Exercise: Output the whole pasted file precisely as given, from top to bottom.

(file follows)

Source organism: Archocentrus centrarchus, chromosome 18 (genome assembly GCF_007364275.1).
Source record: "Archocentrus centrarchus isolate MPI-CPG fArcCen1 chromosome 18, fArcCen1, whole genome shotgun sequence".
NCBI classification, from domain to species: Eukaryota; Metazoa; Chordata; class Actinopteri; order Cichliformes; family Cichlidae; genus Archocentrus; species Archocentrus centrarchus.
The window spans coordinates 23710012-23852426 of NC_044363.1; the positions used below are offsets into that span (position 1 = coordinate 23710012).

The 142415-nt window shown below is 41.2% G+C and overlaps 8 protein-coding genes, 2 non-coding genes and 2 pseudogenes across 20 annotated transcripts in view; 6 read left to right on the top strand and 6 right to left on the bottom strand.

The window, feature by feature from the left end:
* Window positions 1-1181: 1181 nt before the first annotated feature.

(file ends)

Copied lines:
Source organism: Archocentrus centrarchus, chromosome 18 (genome assembly GCF_007364275.1).
Source record: "Archocentrus centrarchus isolate MPI-CPG fArcCen1 chromosome 18, fArcCen1, whole genome shotgun sequence".
NCBI classification, from domain to species: Eukaryota; Metazoa; Chordata; class Actinopteri; order Cichliformes; family Cichlidae; genus Archocentrus; species Archocentrus centrarchus.
The window spans coordinates 23710012-23852426 of NC_044363.1; the positions used below are offsets into that span (position 1 = coordinate 23710012).

The 142415-nt window shown below is 41.2% G+C and overlaps 8 protein-coding genes, 2 non-coding genes and 2 pseudogenes across 20 annotated transcripts in view; 6 read left to right on the top strand and 6 right to left on the bottom strand.

The window, feature by feature from the left end:
* Window positions 1-1181: 1181 nt before the first annotated feature.